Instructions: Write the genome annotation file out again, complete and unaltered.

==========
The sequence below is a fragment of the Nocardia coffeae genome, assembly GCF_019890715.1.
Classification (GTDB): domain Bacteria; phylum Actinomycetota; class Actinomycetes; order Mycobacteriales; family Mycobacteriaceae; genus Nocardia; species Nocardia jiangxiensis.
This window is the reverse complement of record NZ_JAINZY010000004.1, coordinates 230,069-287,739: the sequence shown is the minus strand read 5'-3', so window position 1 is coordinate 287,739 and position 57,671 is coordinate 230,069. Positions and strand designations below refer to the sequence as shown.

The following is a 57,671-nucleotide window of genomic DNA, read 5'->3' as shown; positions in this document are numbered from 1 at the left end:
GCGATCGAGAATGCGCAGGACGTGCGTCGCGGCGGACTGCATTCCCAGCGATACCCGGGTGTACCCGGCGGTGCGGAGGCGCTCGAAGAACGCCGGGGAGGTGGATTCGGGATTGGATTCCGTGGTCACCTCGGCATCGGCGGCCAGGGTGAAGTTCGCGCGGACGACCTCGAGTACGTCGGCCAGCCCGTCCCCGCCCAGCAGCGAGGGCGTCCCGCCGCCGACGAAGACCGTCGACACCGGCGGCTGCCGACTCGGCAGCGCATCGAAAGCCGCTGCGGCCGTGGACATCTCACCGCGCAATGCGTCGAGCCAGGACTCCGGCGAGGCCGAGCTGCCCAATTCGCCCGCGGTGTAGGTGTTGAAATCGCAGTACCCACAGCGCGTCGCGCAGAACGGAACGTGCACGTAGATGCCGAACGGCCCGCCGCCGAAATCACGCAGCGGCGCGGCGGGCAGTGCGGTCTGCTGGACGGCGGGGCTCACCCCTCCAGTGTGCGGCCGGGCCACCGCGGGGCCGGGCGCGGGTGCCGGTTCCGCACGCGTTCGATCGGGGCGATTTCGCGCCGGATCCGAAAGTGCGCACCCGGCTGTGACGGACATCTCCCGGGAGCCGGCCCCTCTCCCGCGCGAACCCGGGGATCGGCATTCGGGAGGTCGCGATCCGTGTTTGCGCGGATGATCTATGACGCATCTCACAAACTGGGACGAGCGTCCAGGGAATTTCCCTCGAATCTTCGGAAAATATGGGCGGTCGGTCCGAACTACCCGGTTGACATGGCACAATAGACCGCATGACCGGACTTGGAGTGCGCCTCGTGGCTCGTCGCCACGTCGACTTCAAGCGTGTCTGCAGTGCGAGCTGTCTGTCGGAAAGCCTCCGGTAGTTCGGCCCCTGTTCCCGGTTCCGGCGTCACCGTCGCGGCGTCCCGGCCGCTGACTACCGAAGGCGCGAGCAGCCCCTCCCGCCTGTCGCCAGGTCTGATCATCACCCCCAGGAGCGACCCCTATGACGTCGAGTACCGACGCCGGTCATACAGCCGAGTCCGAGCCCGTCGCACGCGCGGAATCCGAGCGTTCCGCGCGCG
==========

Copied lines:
The sequence below is a fragment of the Nocardia coffeae genome, assembly GCF_019890715.1.
Classification (GTDB): domain Bacteria; phylum Actinomycetota; class Actinomycetes; order Mycobacteriales; family Mycobacteriaceae; genus Nocardia; species Nocardia jiangxiensis.
This window is the reverse complement of record NZ_JAINZY010000004.1, coordinates 230,069-287,739: the sequence shown is the minus strand read 5'-3', so window position 1 is coordinate 287,739 and position 57,671 is coordinate 230,069. Positions and strand designations below refer to the sequence as shown.

The following is a 57,671-nucleotide window of genomic DNA, read 5'->3' as shown; positions in this document are numbered from 1 at the left end:
GCGATCGAGAATGCGCAGGACGTGCGTCGCGGCGGACTGCATTCCCAGCGATACCCGGGTGTACCCGGCGGTGCGGAGGCGCTCGAAGAACGCCGGGGAGGTGGATTCGGGATTGGATTCCGTGGTCACCTCGGCATCGGCGGCCAGGGTGAAGTTCGCGCGGACGACCTCGAGTACGTCGGCCAGCCCGTCCCCGCCCAGCAGCGAGGGCGTCCCGCCGCCGACGAAGACCGTCGACACCGGCGGCTGCCGACTCGGCAGCGCATCGAAAGCCGCTGCGGCCGTGGACATCTCACCGCGCAATGCGTCGAGCCAGGACTCCGGCGAGGCCGAGCTGCCCAATTCGCCCGCGGTGTAGGTGTTGAAATCGCAGTACCCACAGCGCGTCGCGCAGAACGGAACGTGCACGTAGATGCCGAACGGCCCGCCGCCGAAATCACGCAGCGGCGCGGCGGGCAGTGCGGTCTGCTGGACGGCGGGGCTCACCCCTCCAGTGTGCGGCCGGGCCACCGCGGGGCCGGGCGCGGGTGCCGGTTCCGCACGCGTTCGATCGGGGCGATTTCGCGCCGGATCCGAAAGTGCGCACCCGGCTGTGACGGACATCTCCCGGGAGCCGGCCCCTCTCCCGCGCGAACCCGGGGATCGGCATTCGGGAGGTCGCGATCCGTGTTTGCGCGGATGATCTATGACGCATCTCACAAACTGGGACGAGCGTCCAGGGAATTTCCCTCGAATCTTCGGAAAATATGGGCGGTCGGTCCGAACTACCCGGTTGACATGGCACAATAGACCGCATGACCGGACTTGGAGTGCGCCTCGTGGCTCGTCGCCACGTCGACTTCAAGCGTGTCTGCAGTGCGAGCTGTCTGTCGGAAAGCCTCCGGTAGTTCGGCCCCTGTTCCCGGTTCCGGCGTCACCGTCGCGGCGTCCCGGCCGCTGACTACCGAAGGCGCGAGCAGCCCCTCCCGCCTGTCGCCAGGTCTGATCATCACCCCCAGGAGCGACCCCTATGACGTCGAGTACCGACGCCGGTCATACAGCCGAGTCCGAGCCCGTCGCACGCGCGGAATCCGAGCGTTCCGCGCGCG